The outbreak of the coronavirus disease 2019 pandemic (COVID-19) has brought about significant changes to how people now go about business in various domains of human life. How people connect to God and carry out religious worship is just one of them.

In the central African nation of Cameroon - which is constitutionally a secular state - evangelism, and participation in religious services, crusades, or other church programs, are increasingly now happening via online platforms as a new way of life.

Since the outbreak of COVID-19 in the country on 6 March 2020, the country’s President, on 17 March 2020, rolled out measures that were intended to reduce the propagation of the virus among the population of nearly 26 million people. One of the measures was a ban on public gatherings of more than 50 people. This indirectly meant a halt in huge gatherings, even of a religious nature.

A few days later, leaders of churches and other religious organizations issued orders calling for the suspension of masses (for Catholics), religious services for other denominations, and prayers in mosques (for Muslims). That order has since remained in place, although a few churches have timidly resumed religious activities requiring the gathering of more than 50 people.

Most churches in Cameroon remain significantly scanty on Sundays as a result of the existing ban on huge gatherings. Most people say they prefer to attend service online.

However, while some Cameroonians say they manage to attend church programs these days physically, many others hold that they have become used to hooking up to church services and religious meetings using digital platforms, as they did in the heart of the pandemic.

Vera Ebot, a Christian of Light House Chapel International in the capital, Yaounde, said since church gatherings were suspended in March, she has been attending services and other religious programs using Facebook and Zoom.

“Since the outbreak of COVID-19, our church services have been online as from 13:00 (GMT+1) every Sunday. It has been a great experience because I get to attend services even with people from other parts of the world,” Vera told iAfrikan.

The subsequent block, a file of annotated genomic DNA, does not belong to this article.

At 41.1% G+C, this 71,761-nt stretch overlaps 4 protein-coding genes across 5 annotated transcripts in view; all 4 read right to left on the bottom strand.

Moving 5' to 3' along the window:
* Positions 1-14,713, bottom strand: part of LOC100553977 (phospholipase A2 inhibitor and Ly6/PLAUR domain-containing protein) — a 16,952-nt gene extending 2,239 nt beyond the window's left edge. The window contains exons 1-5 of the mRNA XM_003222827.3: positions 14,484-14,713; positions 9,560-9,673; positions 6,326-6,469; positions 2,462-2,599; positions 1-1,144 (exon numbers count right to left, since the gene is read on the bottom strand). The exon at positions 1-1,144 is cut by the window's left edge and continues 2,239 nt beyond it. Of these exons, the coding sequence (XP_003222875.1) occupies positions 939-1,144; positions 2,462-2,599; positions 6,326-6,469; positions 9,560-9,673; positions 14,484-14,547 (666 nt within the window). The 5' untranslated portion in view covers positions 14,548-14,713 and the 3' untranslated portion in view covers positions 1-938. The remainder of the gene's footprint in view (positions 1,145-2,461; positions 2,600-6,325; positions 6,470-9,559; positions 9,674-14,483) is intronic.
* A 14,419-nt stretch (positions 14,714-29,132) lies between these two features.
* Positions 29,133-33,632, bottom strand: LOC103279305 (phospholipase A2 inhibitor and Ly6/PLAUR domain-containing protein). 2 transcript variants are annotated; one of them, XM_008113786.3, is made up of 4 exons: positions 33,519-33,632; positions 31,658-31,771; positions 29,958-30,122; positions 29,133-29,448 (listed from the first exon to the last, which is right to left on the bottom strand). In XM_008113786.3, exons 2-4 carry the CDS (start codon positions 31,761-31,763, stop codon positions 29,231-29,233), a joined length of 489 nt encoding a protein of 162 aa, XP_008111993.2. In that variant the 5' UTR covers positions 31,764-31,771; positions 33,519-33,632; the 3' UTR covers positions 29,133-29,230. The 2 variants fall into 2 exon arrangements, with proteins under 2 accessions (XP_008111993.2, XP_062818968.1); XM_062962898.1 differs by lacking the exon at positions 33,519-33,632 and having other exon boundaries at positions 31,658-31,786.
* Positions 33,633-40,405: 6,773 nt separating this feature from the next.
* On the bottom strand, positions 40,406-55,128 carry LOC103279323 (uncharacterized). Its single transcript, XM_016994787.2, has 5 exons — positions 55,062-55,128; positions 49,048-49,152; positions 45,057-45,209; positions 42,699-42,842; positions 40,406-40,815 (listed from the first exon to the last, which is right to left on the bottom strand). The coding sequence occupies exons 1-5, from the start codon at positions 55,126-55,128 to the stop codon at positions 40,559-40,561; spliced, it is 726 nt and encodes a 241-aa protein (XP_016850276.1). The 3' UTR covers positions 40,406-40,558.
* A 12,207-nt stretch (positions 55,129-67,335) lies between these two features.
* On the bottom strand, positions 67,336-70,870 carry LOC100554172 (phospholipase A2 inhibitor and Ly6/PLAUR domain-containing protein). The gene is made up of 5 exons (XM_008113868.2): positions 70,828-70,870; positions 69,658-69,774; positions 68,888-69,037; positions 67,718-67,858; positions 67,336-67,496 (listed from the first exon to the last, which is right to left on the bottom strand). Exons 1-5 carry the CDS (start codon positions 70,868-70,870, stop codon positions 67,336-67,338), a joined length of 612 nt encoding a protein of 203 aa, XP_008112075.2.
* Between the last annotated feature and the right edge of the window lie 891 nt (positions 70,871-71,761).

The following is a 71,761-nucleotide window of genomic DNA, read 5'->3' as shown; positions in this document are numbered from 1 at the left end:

“Our pastor also hosts weekly services on Facebook. Every Tuesdays and Fridays, we have special prayer meetings on Zoom where Christians from other branches of the church in cities such as Douala, Limbe, Buea, and the North, Join in,” she explained.

She said she has become used to the method so much so that she now finds it more convenient worshiping from the comfort of her room. “I feel like attending church activities more online now. This is because I am able to attend church service wherever I am without any need for physical displacement. I also like the online method because it gives me the opportunity often to listen to my Bishop preach,” Vera admitted.

An awesome experience attending religious programs online

Enanga Mokake Mafany, another Christian recounted a similar experience saying she has attended several church programs online. “Although we were on lockdown, my spiritual life with God has not been on lockdown because I have been attending church services and other programs online. It has been an awesome experience,” Enanga confessed.

She said although physical church activities are timidly resuming in the country, she has attended and still continues to participate in activities via online platforms. “Apart from regular church programs such as going to church on Sundays, attending Bible studies on Tuesdays and prayer sessions on Thursdays, I equally attend other online programs,” she said.

“I registered for a nine-month prophetic mentorship program via Facebook, led by a pastor based in the United Kingdom. The program will end in November. I have also attended a six-week course on demystifying dreams via WhatsApp. I also follow other men and women of God whose activities are held on Zoom and Facebook, as the spirit leads me…,” Enanga told iAfrikan.

Daily motivational homily sent to parishioners using WhatsApp

Like Lizzy and Vera, Reverend Father Ignatius Berily – a Roman Catholic priest in the North-Western city of Bamenda – has since early April been sending daily devotional messages to most of his parishioners using WhatsApp. The priest initiated the idea immediately the Archbishop of the Archdiocese where his parish belongs, called for the suspension of mass and other religious gatherings.

Rev. Fr. Berily’s daily motivational messages (which are the equivalent of his homily for his daily masses) reach hundreds of people every day. Charles Tangwa, a parishioner of Ntambeng Parish in Bamenda where Rev. Fr. Berily is Parish Priest, says he has been receiving the daily motivational messages since April 12. “Since we stopped attending mass in March because of COVID-19, I have been receiving Father’s daily homilies via WhatsApp. He sends it in the form of an ordinary text, PDF, Word document, and a picture; and you can open it in the format that your phone supports,” Tangwa said.

Apart from Rev. Fr. Berily, pastors of other Christian denominations in Cameroon have since March been holding church programs online and are also increasingly using the same platform to communicate and reach out to many more followers. And this trend doesn’t look like it will reverse any time soon.

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